Middle-market funds in the US and Europe also present opportunities meriting investor evaluation. In many cases, they operate in a less-travelled, and thus less price-competitive, part of the market. As European public equity markets develop, the ability to exit middle market transactions is also improving, always a concern among investors in the past. However, these ‘pros’ are balanced by ‘cons,’ including the limited capacity of middle market funds to absorb large commitments, the logistics of doing due diligence on them and of assembling a portfolio of smaller funds to provide geographic balance, and their greater dependence on key executives.
Finally, in Europe, there is a growing opportunity for institutions to invest in economies like Italy and Spain where previously currency and capital risks were high and the players largely unproven. While the private equity markets remain small, their participants have gained valuable experience in tougher times than today’s (the macro-economies of these countries are benefiting from EMU-induced reductions in inflation, interest rates and government borrowing) and rates of private equity investment are rising dramatically.
A year ago, most European institutional investors had little or no exposure to (and even limited interest in) venture investing. This has all changed, as the daily drumbeat of ‘dot.com’ success stories (at least in terms of share price appreciation, if not underlying financial performance) has fuelled increasing demand for venture capital funds and for exposure to information technology and electronic commerce, in particular.
When considering opportunities for investors in these areas, it is much easier to focus on the demand for them, as opposed to their supply. Venture capital funds are small by nature (as less capital is required to finance a start-up enterprise than to buy one that is up and running); Kleiner Perkins’ last fund, for instance, was capped at $550m, versus the $4bn–5bn funds raised recently by large US buy-out firms. More important, the top tier players in the US, especially, can raise many times the capital they need from their existing investors alone, and generally will accommodate only very small commitments from new backers.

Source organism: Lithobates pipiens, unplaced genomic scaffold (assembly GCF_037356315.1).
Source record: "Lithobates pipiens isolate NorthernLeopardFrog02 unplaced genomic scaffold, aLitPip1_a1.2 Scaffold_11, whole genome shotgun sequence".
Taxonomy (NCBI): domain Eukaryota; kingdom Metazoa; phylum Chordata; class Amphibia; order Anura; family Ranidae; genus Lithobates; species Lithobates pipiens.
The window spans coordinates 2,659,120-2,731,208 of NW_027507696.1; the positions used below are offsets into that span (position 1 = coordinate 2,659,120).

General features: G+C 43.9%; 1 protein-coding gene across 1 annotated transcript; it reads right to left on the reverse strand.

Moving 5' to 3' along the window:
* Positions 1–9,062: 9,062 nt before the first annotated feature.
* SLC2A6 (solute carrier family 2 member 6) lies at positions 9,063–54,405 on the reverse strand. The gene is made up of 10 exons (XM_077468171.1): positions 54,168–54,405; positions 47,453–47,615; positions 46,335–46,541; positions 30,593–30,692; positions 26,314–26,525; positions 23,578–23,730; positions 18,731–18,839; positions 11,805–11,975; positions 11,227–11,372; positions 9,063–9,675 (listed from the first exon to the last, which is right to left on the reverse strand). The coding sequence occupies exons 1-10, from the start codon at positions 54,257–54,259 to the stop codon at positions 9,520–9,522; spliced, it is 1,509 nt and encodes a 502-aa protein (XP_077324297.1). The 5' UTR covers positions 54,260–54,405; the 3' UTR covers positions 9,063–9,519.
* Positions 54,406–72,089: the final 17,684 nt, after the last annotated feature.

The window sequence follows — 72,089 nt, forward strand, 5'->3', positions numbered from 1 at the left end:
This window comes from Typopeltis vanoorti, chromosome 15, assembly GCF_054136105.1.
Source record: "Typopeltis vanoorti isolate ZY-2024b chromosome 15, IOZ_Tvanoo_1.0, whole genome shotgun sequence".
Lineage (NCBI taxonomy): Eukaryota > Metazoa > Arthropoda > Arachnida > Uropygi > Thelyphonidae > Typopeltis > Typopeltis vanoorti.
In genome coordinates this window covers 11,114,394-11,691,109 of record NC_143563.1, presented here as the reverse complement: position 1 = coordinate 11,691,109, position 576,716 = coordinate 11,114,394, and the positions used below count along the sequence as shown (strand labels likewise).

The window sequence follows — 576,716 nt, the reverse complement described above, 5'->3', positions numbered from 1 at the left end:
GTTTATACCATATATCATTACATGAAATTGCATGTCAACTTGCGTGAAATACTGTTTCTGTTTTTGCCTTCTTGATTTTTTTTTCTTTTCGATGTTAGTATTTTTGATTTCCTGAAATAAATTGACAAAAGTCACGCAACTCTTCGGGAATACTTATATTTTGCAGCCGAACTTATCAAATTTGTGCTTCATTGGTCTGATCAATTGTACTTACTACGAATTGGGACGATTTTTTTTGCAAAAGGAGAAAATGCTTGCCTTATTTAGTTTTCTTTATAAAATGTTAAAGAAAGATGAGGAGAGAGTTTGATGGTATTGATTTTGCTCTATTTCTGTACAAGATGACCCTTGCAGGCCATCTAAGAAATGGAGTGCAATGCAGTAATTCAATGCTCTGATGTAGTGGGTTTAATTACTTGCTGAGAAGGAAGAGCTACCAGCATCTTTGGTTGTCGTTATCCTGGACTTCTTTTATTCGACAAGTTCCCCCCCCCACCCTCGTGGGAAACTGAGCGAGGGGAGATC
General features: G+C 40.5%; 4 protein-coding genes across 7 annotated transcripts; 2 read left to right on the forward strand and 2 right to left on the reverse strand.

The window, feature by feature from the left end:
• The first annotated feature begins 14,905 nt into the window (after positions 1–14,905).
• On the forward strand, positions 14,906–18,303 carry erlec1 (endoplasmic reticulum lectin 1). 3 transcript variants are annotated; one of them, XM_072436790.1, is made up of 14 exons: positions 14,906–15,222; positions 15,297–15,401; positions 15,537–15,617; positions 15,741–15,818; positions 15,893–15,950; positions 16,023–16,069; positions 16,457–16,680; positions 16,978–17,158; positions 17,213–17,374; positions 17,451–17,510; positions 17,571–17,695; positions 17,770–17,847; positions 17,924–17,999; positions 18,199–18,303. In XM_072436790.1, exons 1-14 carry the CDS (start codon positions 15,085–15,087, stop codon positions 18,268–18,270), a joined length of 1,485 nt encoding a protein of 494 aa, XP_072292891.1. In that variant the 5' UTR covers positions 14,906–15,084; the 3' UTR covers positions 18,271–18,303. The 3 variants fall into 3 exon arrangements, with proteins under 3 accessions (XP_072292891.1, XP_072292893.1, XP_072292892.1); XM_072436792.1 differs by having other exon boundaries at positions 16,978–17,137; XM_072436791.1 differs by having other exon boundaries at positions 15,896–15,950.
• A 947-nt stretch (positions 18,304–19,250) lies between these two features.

Consequently, European investors seeking to gain exposure to this sector through proven routes generally will find it a frustrating exercise. To avoid this, investors here can evaluate venture capital opportunities in less-established markets, such as Europe itself, Israel or Japan, where funds are generally more open to investors, if with shorter track records. In addition, several US buy-out firms are in the process of ‘re-inventing’ themselves, at least in part, to focus on technology-related investments. Generally these firms (which include Carlyle, Forstmann Little, Hicks Muse and Texas Pacific) are not targeting start-ups, but rather larger telecoms or equipment businesses seeking expansion capital to continue ‘wiring’ the new economy.
While, again, these firms’ track records in technology investing are short, investors can have confidence in their proven professionalism and in the ‘hard asset’ nature of most of the businesses they are backing. Also, the funds they are raising in whole or part for technology investments will absorb larger capital commitments than pure venture capital ones can, offering investors a means to increase exposure to technology more rapidly than the conventional routes at present allow.
Finally, some contra-cyclical opportunities exist for investors concerned by the valuation mania of the IT and electronic worlds at present. Broadly speaking, bio-technology and health care venture investing is out of favour (primarily because the public markets, which drive venture returns, are discriminating against companies in these sectors). As a result, investors are likely to find exposure to these sectors easier to obtain and more realistic in its cost of entry. High-profile failures will demonstrate eventually that even internet investing is subject to market realities. When the cycle turns, investors could enjoy enviable returns from the revival of relatively ‘old’ economy ventures serving an ageing population with virtually limitless demand for new medical remedies and techniques.
John Barber is director of Helix Associates in London